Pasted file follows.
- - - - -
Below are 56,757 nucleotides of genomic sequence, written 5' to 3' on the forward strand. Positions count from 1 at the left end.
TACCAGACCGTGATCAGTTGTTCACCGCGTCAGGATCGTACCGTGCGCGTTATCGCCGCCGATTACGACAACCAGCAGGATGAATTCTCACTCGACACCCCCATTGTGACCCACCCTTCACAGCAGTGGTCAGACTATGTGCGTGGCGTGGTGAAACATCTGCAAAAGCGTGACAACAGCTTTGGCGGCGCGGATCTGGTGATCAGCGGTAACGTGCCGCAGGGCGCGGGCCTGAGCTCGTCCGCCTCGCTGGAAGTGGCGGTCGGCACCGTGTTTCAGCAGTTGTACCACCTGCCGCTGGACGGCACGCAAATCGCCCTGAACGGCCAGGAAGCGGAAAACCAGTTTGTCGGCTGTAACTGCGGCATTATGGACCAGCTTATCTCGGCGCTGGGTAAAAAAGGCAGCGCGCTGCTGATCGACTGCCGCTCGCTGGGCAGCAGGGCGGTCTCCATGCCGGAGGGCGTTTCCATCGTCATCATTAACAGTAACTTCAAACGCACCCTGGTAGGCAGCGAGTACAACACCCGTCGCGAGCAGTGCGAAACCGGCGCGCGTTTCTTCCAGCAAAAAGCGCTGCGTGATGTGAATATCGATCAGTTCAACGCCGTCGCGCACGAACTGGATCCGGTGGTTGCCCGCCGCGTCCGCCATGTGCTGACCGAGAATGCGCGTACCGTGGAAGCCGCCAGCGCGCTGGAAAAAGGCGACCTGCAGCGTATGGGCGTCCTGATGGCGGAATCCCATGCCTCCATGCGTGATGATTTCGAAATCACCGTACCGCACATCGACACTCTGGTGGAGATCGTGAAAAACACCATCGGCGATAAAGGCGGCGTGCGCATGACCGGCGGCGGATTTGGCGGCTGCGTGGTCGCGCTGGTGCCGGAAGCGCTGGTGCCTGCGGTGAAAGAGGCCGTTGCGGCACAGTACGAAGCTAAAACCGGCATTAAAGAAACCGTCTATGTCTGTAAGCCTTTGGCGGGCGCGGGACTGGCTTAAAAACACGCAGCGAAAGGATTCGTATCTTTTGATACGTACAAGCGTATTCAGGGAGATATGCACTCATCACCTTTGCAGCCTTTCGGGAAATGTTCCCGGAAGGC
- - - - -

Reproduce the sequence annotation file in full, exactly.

Below are 56,757 nucleotides of genomic sequence, written 5' to 3' on the forward strand. Positions count from 1 at the left end.
TACCAGACCGTGATCAGTTGTTCACCGCGTCAGGATCGTACCGTGCGCGTTATCGCCGCCGATTACGACAACCAGCAGGATGAATTCTCACTCGACACCCCCATTGTGACCCACCCTTCACAGCAGTGGTCAGACTATGTGCGTGGCGTGGTGAAACATCTGCAAAAGCGTGACAACAGCTTTGGCGGCGCGGATCTGGTGATCAGCGGTAACGTGCCGCAGGGCGCGGGCCTGAGCTCGTCCGCCTCGCTGGAAGTGGCGGTCGGCACCGTGTTTCAGCAGTTGTACCACCTGCCGCTGGACGGCACGCAAATCGCCCTGAACGGCCAGGAAGCGGAAAACCAGTTTGTCGGCTGTAACTGCGGCATTATGGACCAGCTTATCTCGGCGCTGGGTAAAAAAGGCAGCGCGCTGCTGATCGACTGCCGCTCGCTGGGCAGCAGGGCGGTCTCCATGCCGGAGGGCGTTTCCATCGTCATCATTAACAGTAACTTCAAACGCACCCTGGTAGGCAGCGAGTACAACACCCGTCGCGAGCAGTGCGAAACCGGCGCGCGTTTCTTCCAGCAAAAAGCGCTGCGTGATGTGAATATCGATCAGTTCAACGCCGTCGCGCACGAACTGGATCCGGTGGTTGCCCGCCGCGTCCGCCATGTGCTGACCGAGAATGCGCGTACCGTGGAAGCCGCCAGCGCGCTGGAAAAAGGCGACCTGCAGCGTATGGGCGTCCTGATGGCGGAATCCCATGCCTCCATGCGTGATGATTTCGAAATCACCGTACCGCACATCGACACTCTGGTGGAGATCGTGAAAAACACCATCGGCGATAAAGGCGGCGTGCGCATGACCGGCGGCGGATTTGGCGGCTGCGTGGTCGCGCTGGTGCCGGAAGCGCTGGTGCCTGCGGTGAAAGAGGCCGTTGCGGCACAGTACGAAGCTAAAACCGGCATTAAAGAAACCGTCTATGTCTGTAAGCCTTTGGCGGGCGCGGGACTGGCTTAAAAACACGCAGCGAAAGGATTCGTATCTTTTGATACGTACAAGCGTATTCAGGGAGATATGCACTCATCACCTTTGCAGCCTTTCGGGAAATGTTCCCGGAAGGC